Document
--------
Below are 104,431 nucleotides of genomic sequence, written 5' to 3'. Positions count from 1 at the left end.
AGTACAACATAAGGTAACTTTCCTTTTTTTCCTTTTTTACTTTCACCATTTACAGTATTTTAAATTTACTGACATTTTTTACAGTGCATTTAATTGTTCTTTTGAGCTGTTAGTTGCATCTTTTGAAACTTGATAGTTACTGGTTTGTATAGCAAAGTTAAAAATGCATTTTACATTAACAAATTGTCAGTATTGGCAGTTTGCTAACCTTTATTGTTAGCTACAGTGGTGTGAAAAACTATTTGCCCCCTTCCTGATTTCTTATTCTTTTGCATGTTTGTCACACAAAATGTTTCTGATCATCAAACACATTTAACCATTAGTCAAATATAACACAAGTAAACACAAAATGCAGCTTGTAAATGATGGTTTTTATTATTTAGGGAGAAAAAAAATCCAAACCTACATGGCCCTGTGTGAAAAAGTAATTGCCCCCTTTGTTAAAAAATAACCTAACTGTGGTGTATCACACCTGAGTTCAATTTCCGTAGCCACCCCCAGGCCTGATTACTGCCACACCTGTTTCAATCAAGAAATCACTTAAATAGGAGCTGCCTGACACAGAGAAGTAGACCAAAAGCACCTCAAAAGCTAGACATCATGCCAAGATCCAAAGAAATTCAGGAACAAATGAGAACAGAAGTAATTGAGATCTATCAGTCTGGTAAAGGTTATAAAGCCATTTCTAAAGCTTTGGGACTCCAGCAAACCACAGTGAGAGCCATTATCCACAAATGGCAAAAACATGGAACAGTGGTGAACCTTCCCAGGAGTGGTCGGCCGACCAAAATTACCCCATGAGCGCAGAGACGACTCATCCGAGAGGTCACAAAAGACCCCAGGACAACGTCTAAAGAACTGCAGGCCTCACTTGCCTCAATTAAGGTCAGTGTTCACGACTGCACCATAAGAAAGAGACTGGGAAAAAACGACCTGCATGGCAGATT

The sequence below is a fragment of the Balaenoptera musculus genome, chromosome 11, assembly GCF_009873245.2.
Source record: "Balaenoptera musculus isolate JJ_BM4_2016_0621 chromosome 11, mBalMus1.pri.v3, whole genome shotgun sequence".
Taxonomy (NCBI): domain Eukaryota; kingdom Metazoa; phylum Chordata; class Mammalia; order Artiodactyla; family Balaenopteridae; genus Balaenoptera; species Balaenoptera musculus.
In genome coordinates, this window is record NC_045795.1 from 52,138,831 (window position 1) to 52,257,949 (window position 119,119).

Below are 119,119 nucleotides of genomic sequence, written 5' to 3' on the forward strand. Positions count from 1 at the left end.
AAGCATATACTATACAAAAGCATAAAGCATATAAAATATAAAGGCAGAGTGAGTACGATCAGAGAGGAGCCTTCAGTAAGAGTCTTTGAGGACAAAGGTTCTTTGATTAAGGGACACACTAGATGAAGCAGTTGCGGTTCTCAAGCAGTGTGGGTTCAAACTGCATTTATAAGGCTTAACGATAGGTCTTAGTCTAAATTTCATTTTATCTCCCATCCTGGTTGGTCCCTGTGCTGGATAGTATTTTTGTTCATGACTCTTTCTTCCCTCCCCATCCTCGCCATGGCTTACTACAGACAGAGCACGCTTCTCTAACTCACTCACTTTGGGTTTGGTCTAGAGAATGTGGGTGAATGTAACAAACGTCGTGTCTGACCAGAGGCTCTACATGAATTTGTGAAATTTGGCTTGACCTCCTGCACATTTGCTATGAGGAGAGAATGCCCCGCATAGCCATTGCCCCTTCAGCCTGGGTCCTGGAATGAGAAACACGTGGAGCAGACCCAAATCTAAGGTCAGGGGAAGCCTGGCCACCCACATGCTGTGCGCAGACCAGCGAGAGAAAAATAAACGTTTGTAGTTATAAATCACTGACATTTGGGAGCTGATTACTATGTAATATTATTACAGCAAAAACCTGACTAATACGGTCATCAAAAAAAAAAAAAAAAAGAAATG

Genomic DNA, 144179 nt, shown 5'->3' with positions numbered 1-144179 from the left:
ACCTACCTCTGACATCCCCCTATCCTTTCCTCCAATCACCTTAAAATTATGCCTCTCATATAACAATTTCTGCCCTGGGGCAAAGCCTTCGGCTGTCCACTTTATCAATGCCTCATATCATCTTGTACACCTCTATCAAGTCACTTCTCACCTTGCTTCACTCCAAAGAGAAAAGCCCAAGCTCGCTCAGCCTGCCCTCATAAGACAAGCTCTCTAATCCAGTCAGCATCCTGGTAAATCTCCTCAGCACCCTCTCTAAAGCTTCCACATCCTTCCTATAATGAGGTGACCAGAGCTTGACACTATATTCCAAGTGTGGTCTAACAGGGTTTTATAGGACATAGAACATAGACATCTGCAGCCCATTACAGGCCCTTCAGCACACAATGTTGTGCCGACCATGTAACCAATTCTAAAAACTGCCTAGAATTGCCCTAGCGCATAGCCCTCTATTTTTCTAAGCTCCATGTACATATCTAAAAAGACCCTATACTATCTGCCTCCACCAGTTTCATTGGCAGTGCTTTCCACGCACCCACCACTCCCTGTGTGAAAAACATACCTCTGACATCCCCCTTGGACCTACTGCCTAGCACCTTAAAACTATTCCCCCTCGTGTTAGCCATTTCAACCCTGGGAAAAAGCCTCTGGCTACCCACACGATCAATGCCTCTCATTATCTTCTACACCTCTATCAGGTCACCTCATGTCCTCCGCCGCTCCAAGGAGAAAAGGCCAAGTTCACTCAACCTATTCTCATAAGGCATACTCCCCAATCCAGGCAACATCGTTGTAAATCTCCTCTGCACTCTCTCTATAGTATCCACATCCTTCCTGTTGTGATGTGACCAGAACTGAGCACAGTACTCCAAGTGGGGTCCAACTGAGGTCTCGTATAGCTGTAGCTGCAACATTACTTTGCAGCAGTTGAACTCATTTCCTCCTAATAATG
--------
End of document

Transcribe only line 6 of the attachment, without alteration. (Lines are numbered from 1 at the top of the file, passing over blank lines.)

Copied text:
In genome coordinates, this window is record NC_045795.1 from 52,138,831 (window position 1) to 52,257,949 (window position 119,119).